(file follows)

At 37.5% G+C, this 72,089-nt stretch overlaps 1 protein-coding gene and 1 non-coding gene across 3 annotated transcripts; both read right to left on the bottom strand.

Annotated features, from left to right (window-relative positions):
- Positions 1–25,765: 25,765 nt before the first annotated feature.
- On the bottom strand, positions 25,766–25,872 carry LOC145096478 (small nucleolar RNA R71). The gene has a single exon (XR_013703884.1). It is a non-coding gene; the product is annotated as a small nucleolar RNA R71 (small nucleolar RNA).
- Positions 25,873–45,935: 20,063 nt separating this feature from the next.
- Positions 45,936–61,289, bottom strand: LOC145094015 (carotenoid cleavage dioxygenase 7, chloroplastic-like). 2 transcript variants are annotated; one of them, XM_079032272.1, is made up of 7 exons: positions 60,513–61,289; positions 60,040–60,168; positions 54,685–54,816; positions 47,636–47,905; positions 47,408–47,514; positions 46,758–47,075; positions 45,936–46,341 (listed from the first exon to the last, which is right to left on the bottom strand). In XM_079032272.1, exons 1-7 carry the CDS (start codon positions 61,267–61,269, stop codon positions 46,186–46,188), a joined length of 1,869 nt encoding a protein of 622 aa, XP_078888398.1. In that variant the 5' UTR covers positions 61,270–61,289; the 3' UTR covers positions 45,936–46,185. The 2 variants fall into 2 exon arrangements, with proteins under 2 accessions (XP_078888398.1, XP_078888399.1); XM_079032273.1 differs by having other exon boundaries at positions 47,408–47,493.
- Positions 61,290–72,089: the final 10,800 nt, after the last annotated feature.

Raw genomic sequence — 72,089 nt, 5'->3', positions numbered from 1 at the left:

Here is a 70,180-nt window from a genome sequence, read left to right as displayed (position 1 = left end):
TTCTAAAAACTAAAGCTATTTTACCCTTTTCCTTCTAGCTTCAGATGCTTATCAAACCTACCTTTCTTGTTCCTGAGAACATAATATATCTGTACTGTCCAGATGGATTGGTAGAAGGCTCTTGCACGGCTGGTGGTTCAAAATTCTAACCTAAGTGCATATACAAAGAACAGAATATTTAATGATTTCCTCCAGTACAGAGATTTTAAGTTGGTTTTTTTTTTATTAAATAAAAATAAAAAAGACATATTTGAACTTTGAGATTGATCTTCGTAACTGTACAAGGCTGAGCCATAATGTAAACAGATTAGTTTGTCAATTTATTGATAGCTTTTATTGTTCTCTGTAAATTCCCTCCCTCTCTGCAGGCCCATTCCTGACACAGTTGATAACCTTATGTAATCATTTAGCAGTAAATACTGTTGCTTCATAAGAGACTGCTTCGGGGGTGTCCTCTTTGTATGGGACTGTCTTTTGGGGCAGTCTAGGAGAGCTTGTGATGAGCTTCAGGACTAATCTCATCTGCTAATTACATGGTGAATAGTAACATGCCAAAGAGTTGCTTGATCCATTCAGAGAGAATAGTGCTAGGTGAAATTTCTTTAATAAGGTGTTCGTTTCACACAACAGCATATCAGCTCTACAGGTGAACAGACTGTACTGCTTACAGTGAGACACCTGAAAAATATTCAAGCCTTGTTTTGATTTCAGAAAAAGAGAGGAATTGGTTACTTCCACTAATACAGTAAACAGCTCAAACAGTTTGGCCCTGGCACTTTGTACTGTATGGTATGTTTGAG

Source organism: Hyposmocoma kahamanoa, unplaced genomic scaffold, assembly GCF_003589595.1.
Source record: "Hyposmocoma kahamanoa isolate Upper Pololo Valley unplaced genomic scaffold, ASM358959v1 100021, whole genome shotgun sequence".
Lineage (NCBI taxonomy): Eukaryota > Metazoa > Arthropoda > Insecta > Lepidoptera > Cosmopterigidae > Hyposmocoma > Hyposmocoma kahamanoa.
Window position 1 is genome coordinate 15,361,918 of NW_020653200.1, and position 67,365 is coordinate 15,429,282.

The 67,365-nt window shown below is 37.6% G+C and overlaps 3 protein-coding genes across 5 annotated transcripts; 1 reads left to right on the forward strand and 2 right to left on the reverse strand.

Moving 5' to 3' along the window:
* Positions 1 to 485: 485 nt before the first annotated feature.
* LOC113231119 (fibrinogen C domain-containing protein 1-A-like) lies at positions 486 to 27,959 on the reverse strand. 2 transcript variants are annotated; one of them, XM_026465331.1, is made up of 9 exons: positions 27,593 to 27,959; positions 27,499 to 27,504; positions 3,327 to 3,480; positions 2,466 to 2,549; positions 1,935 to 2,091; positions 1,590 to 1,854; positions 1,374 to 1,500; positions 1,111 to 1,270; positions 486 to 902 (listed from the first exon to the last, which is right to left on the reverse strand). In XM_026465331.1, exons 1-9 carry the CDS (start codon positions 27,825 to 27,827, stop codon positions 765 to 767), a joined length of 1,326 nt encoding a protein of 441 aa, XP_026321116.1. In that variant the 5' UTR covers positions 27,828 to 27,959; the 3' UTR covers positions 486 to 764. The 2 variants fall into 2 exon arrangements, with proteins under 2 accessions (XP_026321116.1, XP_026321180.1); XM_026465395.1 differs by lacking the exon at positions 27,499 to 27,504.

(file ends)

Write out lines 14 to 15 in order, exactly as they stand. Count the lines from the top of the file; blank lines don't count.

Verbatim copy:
Window position 1 is genome coordinate 15,361,918 of NW_020653200.1, and position 67,365 is coordinate 15,429,282.

The 67,365-nt window shown below is 37.6% G+C and overlaps 3 protein-coding genes across 5 annotated transcripts; 1 reads left to right on the forward strand and 2 right to left on the reverse strand.